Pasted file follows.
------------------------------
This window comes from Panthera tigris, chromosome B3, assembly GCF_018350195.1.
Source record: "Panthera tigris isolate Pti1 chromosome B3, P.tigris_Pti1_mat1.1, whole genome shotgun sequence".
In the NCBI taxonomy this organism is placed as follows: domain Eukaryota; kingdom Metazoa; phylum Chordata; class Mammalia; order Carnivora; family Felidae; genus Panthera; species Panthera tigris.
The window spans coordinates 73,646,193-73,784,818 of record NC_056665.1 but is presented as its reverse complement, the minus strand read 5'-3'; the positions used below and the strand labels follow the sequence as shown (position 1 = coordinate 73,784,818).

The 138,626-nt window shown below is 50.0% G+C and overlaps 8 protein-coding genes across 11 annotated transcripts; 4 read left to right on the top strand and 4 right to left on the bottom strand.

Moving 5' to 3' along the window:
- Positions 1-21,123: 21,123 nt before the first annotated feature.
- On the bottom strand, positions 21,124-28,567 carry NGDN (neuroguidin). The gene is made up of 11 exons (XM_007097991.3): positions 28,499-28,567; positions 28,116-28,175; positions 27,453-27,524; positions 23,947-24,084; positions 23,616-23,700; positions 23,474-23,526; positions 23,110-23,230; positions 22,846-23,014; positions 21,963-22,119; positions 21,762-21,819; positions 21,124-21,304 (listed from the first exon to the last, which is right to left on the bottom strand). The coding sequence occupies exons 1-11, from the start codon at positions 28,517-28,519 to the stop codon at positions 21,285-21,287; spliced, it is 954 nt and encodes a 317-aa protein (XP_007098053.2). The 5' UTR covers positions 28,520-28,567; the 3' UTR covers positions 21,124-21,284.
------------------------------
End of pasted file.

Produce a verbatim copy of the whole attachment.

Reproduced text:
This window comes from Panthera tigris, chromosome B3, assembly GCF_018350195.1.
Source record: "Panthera tigris isolate Pti1 chromosome B3, P.tigris_Pti1_mat1.1, whole genome shotgun sequence".
In the NCBI taxonomy this organism is placed as follows: domain Eukaryota; kingdom Metazoa; phylum Chordata; class Mammalia; order Carnivora; family Felidae; genus Panthera; species Panthera tigris.
The window spans coordinates 73,646,193-73,784,818 of record NC_056665.1 but is presented as its reverse complement, the minus strand read 5'-3'; the positions used below and the strand labels follow the sequence as shown (position 1 = coordinate 73,784,818).

The 138,626-nt window shown below is 50.0% G+C and overlaps 8 protein-coding genes across 11 annotated transcripts; 4 read left to right on the top strand and 4 right to left on the bottom strand.

Moving 5' to 3' along the window:
- Positions 1-21,123: 21,123 nt before the first annotated feature.
- On the bottom strand, positions 21,124-28,567 carry NGDN (neuroguidin). The gene is made up of 11 exons (XM_007097991.3): positions 28,499-28,567; positions 28,116-28,175; positions 27,453-27,524; positions 23,947-24,084; positions 23,616-23,700; positions 23,474-23,526; positions 23,110-23,230; positions 22,846-23,014; positions 21,963-22,119; positions 21,762-21,819; positions 21,124-21,304 (listed from the first exon to the last, which is right to left on the bottom strand). The coding sequence occupies exons 1-11, from the start codon at positions 28,517-28,519 to the stop codon at positions 21,285-21,287; spliced, it is 954 nt and encodes a 317-aa protein (XP_007098053.2). The 5' UTR covers positions 28,520-28,567; the 3' UTR covers positions 21,124-21,284.